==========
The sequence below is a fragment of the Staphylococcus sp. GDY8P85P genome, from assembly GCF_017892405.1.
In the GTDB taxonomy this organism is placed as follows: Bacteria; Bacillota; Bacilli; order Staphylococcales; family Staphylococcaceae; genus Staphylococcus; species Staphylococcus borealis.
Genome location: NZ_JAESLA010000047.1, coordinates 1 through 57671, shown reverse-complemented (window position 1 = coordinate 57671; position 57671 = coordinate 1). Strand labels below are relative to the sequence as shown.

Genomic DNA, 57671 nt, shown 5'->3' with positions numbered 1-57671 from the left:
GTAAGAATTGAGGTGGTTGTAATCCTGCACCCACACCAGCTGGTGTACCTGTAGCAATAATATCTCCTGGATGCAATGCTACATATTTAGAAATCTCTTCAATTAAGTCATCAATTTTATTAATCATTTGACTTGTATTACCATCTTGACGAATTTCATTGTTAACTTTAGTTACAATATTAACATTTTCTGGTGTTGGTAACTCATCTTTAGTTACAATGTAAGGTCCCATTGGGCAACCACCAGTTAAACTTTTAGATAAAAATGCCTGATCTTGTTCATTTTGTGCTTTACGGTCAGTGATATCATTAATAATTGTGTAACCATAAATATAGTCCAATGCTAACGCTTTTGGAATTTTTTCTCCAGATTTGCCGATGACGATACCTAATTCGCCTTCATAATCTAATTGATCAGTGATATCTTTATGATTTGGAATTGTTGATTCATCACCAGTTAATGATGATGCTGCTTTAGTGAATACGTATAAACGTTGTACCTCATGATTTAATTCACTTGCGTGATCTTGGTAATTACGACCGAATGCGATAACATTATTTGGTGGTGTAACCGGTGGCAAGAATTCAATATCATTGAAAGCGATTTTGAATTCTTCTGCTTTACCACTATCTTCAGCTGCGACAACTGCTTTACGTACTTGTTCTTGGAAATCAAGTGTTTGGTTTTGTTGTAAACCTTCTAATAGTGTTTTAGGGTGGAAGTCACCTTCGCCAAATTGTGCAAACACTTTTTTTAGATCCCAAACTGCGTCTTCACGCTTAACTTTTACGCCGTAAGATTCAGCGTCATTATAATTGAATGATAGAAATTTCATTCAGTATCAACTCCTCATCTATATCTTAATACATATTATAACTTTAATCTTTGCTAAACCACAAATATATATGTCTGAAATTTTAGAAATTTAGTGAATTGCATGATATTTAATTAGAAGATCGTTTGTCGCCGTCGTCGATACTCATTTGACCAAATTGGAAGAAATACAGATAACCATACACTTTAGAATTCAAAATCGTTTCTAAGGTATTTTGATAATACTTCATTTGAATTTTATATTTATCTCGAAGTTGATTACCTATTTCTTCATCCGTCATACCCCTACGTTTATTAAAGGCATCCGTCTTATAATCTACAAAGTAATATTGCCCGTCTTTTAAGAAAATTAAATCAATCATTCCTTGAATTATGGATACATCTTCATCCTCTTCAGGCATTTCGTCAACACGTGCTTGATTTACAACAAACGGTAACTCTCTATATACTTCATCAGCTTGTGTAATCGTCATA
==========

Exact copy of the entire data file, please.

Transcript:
The sequence below is a fragment of the Staphylococcus sp. GDY8P85P genome, from assembly GCF_017892405.1.
In the GTDB taxonomy this organism is placed as follows: Bacteria; Bacillota; Bacilli; order Staphylococcales; family Staphylococcaceae; genus Staphylococcus; species Staphylococcus borealis.
Genome location: NZ_JAESLA010000047.1, coordinates 1 through 57671, shown reverse-complemented (window position 1 = coordinate 57671; position 57671 = coordinate 1). Strand labels below are relative to the sequence as shown.

Genomic DNA, 57671 nt, shown 5'->3' with positions numbered 1-57671 from the left:
GTAAGAATTGAGGTGGTTGTAATCCTGCACCCACACCAGCTGGTGTACCTGTAGCAATAATATCTCCTGGATGCAATGCTACATATTTAGAAATCTCTTCAATTAAGTCATCAATTTTATTAATCATTTGACTTGTATTACCATCTTGACGAATTTCATTGTTAACTTTAGTTACAATATTAACATTTTCTGGTGTTGGTAACTCATCTTTAGTTACAATGTAAGGTCCCATTGGGCAACCACCAGTTAAACTTTTAGATAAAAATGCCTGATCTTGTTCATTTTGTGCTTTACGGTCAGTGATATCATTAATAATTGTGTAACCATAAATATAGTCCAATGCTAACGCTTTTGGAATTTTTTCTCCAGATTTGCCGATGACGATACCTAATTCGCCTTCATAATCTAATTGATCAGTGATATCTTTATGATTTGGAATTGTTGATTCATCACCAGTTAATGATGATGCTGCTTTAGTGAATACGTATAAACGTTGTACCTCATGATTTAATTCACTTGCGTGATCTTGGTAATTACGACCGAATGCGATAACATTATTTGGTGGTGTAACCGGTGGCAAGAATTCAATATCATTGAAAGCGATTTTGAATTCTTCTGCTTTACCACTATCTTCAGCTGCGACAACTGCTTTACGTACTTGTTCTTGGAAATCAAGTGTTTGGTTTTGTTGTAAACCTTCTAATAGTGTTTTAGGGTGGAAGTCACCTTCGCCAAATTGTGCAAACACTTTTTTTAGATCCCAAACTGCGTCTTCACGCTTAACTTTTACGCCGTAAGATTCAGCGTCATTATAATTGAATGATAGAAATTTCATTCAGTATCAACTCCTCATCTATATCTTAATACATATTATAACTTTAATCTTTGCTAAACCACAAATATATATGTCTGAAATTTTAGAAATTTAGTGAATTGCATGATATTTAATTAGAAGATCGTTTGTCGCCGTCGTCGATACTCATTTGACCAAATTGGAAGAAATACAGATAACCATACACTTTAGAATTCAAAATCGTTTCTAAGGTATTTTGATAATACTTCATTTGAATTTTATATTTATCTCGAAGTTGATTACCTATTTCTTCATCCGTCATACCCCTACGTTTATTAAAGGCATCCGTCTTATAATCTACAAAGTAATATTGCCCGTCTTTTAAGAAAATTAAATCAATCATTCCTTGAATTATGGATACATCTTCATCCTCTTCAGGCATTTCGTCAACACGTGCTTGATTTACAACAAACGGTAACTCTCTATATACTTCATCAGCTTGTGTAATCGTCATA